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MathGroup Archive 1993

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Re: Help: how to disp. 3-D vectors

  • To: mathgroup at yoda.physics.unc.edu
  • Subject: Re: Help: how to disp. 3-D vectors
  • From: villegas
  • Date: Wed, 6 Oct 93 08:01:07 -0500

> I am trying to display three data sets, a 3-D vector (v) and
> two scalars (a and b), all three given for a set of points in
> 3-D space. My data looks something like:
> 

> data = { {{x0,y0,z0}, {vx0,vy0,vz0}, a0, b0},
>          {{x1,y1,z1}, {vx1,vy1,vz1}, a1, b1},
>          ...
>          {{xi,yi,zi}, {vxi,vyi,vzi}, ai, bi},
>          ... }
>          

> I would like to have a 3-D display with an arrow at each point
> {xi, yi, zi}, the arrow being parallel with vi and its length
> and colour representing the values of ai and bi respectively. 

> I have tried using ListPlotVectorField3D which almost does the
> job, but not quite. Am I missing something, or perhaps just asking
> for too much?

New in 2.2 is the package Graphics`Arrow`, which defines a new graphics
primitive called 'Arrow' (analogous to the familiar 'Line', 'Polygon',
et al) using some PostScript features introduced in 2.2.  After
loading the package

Needs["Graphics`Arrow`"]

we can look up the usage of Arrow:

? Arrow

Arrow[start, finish, (opts)] is a graphics primitive representing an
   arrow starting at start and ending at finish.

Since Arrow takes the starting and ending point of the arrow, we can
apply a function across your list of arrow-specifications to produce
the Arrow objects.  If we use Mathematica's pure functions, then we
can represent the different parts of a general arrow-specification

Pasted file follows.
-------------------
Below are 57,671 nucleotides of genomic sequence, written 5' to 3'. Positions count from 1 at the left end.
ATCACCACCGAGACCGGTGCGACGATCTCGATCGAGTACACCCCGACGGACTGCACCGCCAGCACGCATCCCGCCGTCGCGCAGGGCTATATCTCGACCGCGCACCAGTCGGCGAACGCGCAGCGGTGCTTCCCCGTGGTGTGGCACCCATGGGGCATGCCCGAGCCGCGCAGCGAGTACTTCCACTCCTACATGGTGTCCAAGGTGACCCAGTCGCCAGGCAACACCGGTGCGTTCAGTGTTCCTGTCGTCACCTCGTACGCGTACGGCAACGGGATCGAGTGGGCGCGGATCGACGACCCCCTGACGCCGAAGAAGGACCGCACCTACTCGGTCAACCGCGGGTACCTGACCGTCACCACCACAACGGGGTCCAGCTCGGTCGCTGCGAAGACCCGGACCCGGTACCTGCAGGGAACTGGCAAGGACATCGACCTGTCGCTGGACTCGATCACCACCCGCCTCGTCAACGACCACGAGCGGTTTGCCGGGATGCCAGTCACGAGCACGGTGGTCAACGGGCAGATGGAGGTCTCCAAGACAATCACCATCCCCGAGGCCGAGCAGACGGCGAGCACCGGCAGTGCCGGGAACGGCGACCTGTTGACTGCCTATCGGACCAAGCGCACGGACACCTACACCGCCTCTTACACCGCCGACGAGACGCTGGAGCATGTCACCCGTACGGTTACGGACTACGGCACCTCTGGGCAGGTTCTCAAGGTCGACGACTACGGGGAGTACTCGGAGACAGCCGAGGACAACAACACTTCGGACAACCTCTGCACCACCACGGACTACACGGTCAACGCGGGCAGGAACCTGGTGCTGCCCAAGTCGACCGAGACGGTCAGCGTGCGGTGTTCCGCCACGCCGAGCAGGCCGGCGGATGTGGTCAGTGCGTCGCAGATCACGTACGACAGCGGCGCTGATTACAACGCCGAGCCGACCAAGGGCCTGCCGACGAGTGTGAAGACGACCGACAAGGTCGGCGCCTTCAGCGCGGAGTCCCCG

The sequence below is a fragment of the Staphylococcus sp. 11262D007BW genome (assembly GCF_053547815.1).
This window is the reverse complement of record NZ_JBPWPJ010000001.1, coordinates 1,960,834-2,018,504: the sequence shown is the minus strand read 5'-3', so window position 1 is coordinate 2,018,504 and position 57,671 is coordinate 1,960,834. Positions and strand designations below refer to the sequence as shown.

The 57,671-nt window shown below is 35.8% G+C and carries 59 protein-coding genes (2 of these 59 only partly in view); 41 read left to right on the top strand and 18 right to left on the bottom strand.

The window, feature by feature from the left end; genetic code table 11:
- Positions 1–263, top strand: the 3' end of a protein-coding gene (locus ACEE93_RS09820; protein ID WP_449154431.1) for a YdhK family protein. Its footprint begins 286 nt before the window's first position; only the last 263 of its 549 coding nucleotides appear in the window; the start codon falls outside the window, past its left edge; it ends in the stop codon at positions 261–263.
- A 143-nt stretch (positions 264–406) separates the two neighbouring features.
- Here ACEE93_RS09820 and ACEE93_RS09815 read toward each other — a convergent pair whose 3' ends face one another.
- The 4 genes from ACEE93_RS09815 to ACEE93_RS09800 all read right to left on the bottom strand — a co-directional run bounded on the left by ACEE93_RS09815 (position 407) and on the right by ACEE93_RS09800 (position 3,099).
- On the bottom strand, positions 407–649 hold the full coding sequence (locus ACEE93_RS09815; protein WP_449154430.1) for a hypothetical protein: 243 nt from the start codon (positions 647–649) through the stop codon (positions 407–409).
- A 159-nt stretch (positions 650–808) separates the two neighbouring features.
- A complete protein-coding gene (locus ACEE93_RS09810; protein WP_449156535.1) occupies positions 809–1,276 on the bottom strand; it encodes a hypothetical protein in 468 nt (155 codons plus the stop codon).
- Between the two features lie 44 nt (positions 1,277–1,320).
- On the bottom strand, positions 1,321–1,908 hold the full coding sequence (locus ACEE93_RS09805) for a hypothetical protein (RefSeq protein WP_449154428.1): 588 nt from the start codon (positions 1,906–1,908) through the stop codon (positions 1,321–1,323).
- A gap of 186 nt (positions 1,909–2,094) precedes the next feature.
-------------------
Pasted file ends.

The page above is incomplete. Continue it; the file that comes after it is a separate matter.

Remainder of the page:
{{xi,yi,zi}, {vxi,vyi,vzi}, ai, bi} with Slot symbols #1 through #4:

#1 = {xi, yi, zi}
#2 = {vxi,vyi,vzi}
#3 = ai
#4 = bi

Using this notation, the desired Arrow object would be

Arrow[#1, #1 + #3 * #2/(#2 . #2)]   (* assuming #2 is not a unit vector *)

and the color, as determined by element 4, bi, is put into a list with the
Arrow.  Say bi is a value intended for the Mathematica Hue function:

{ Hue[#4], Arrow[#1, #1 + #3 * #2/(#2 . #2)] }

If we want, we can give options inside the Arrow to control features of
the arrowhead.  The options are described in the Technical Report:  _Guide
to Standard Mathematica Packages_, and are summarized in the usage messages
for the package.

   Let's make a sample list of arrow-specifications and show how to
form and render the Arrows.  In this example, I used direction vectors,
so I did not need to divide #2 by the norm (#2 . #2) as above.  But your
data list might need the more general form above.

+++++++++++++++++++++++++++++++++++++++++++++++++++++++++++++++++++++++++

vectorSpecs =
  Table[{{Cos[t], Sin[t]}, {Cos[t], Sin[t]}, 1/3 Sin[8 t],
    1/2 + 1/3 Sin[8 t]}, {t, 0, (2Pi - Pi/50), Pi/50}];

arrows =
  Apply[ {GrayLevel[#4],
    Arrow[#1, #1 + #3 * #2, HeadLength->1/50] }&, vectorSpecs, {1} ];

Show[Graphics[arrows, Axes->True, AspectRatio->Automatic]]


If you have a color screen, then here is a somewhat prettier variation:


vectorSpecsColor =
  Table[{{Cos[t], Sin[t]}, {Cos[t], Sin[t]}, 1/3 Sin[8 t],
    2/3 + 1/3 Sin[8 t]}, {t, 0, (2Pi - Pi/50), Pi/50}];

arrowsColor =
  Apply[ {Hue[#4],
    Arrow[#1, #1 + #3 * #2, HeadLength->1/50] }&, vectorSpecsColor, {1} ];

Show[Graphics[arrowsColor, Axes->True, AspectRatio->Automatic]]

+++++++++++++++++++++++++++++++++++++++++++++++++++++++++++++++++++++++++

Robby Villegas





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